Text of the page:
Many business owners often view the preparation of corporate minutes and the maintenance of corporate records and agreements as a nuisance. However, we encourage all of our clients to take care of these important tasks. As you may already know, our firm sends a letter to our corporate clients each year as a reminder of the need to hold an annual meeting and to prepare corporate minutes. We can assist you by scheduling a meeting with your CPA, and then preparing the minutes and any necessary annual agreements that will help you maintain the integrity of the corporate form, as well as serve as evidence in your favor in the event of an audit. Many of the issues discussed above may also apply to limited liability companies, as such entities provide many of the same protections, advantages, and opportunities as corporations.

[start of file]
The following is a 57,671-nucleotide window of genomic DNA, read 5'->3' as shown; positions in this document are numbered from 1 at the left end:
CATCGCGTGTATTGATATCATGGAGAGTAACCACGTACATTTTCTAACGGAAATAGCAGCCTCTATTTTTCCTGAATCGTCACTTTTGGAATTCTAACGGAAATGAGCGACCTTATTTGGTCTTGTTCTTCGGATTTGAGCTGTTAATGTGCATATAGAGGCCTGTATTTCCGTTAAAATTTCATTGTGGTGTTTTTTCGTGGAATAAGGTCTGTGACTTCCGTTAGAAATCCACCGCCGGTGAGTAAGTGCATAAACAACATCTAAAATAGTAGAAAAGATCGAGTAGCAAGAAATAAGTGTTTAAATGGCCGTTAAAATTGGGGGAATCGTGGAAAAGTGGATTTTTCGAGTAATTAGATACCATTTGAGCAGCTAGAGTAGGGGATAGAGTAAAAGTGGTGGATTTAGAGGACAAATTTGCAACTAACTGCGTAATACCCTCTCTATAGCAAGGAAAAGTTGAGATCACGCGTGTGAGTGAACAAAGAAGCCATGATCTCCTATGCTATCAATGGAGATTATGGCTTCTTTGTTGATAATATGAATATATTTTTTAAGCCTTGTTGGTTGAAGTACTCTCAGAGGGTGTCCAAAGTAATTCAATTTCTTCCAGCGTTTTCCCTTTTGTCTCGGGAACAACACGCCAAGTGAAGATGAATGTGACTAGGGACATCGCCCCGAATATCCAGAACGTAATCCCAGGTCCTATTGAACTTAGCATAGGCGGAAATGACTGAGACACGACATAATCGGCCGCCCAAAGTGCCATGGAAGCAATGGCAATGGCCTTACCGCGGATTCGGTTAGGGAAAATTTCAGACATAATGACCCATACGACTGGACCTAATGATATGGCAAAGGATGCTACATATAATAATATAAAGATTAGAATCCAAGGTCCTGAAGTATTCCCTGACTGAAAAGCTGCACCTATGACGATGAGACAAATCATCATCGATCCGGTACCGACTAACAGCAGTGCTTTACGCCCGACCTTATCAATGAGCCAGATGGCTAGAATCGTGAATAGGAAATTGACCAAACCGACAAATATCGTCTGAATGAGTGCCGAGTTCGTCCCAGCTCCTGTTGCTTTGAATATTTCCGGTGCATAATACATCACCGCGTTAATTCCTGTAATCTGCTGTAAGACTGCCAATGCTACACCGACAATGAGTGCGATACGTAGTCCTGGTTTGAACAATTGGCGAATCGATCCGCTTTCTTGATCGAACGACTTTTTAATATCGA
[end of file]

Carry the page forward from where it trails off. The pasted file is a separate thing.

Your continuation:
It may be time for you to schedule a business entity “check-up” to ensure that your business entity affords you the benefits for which it was formed. Keeping regular corporate minutes and maintaining accurate corporate records should be viewed as preventative legal work; an ounce of prevention is better than a pound of cure.